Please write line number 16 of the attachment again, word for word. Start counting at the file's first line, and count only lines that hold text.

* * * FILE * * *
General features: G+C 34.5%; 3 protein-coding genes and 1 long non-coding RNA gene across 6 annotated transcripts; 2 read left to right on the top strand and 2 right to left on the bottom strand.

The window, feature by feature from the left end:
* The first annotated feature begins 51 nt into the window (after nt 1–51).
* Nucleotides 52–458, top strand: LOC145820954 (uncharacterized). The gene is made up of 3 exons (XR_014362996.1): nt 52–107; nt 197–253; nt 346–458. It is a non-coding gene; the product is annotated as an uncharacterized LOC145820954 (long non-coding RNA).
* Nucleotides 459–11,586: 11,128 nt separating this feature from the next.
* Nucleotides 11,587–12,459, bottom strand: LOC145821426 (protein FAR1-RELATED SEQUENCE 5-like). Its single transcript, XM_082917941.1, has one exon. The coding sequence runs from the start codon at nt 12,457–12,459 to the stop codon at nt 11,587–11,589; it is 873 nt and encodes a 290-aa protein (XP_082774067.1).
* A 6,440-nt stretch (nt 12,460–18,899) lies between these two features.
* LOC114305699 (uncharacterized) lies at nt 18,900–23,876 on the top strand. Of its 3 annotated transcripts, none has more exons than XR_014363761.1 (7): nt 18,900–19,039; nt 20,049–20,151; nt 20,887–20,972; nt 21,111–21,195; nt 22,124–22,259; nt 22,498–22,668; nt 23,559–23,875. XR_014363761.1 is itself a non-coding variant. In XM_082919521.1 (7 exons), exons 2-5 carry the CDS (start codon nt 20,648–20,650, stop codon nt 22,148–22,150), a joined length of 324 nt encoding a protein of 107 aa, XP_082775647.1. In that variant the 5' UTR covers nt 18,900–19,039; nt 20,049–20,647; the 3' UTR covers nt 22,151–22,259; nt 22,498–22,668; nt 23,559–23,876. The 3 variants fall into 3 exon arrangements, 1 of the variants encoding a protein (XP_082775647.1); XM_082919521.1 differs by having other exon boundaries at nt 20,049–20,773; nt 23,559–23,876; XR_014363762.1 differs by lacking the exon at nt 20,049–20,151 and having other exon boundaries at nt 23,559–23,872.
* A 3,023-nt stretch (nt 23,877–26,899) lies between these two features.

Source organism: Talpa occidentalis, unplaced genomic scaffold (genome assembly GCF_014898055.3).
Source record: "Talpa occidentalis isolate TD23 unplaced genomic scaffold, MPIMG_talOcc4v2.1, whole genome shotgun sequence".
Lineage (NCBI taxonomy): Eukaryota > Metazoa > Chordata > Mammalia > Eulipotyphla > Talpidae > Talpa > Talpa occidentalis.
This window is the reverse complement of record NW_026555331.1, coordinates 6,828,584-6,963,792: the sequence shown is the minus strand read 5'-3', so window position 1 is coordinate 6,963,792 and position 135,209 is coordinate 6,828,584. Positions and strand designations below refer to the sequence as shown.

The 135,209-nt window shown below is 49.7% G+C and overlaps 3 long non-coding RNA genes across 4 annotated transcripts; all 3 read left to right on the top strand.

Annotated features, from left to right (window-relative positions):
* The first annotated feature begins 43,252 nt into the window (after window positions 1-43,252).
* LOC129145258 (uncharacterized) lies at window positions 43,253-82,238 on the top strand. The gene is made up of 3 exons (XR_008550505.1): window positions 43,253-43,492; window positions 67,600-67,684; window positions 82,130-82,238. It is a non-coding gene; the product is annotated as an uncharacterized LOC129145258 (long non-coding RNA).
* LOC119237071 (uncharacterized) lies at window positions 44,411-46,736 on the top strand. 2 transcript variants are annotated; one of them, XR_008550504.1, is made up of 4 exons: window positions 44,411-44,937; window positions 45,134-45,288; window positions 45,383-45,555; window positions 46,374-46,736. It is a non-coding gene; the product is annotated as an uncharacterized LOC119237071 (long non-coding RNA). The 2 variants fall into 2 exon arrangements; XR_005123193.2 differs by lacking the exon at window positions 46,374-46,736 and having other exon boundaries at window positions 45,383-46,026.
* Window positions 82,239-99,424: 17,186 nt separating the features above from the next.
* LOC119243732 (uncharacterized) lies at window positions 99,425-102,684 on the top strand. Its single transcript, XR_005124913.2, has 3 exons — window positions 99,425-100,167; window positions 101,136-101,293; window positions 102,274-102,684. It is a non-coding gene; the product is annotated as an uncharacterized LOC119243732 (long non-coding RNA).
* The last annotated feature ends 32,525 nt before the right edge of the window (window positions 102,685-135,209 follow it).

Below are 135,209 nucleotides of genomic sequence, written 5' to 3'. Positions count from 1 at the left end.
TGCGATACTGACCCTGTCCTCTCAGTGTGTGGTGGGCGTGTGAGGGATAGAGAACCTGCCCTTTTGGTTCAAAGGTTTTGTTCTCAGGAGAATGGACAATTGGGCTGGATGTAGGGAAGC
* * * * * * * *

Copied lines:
* The first annotated feature begins 43,252 nt into the window (after window positions 1-43,252).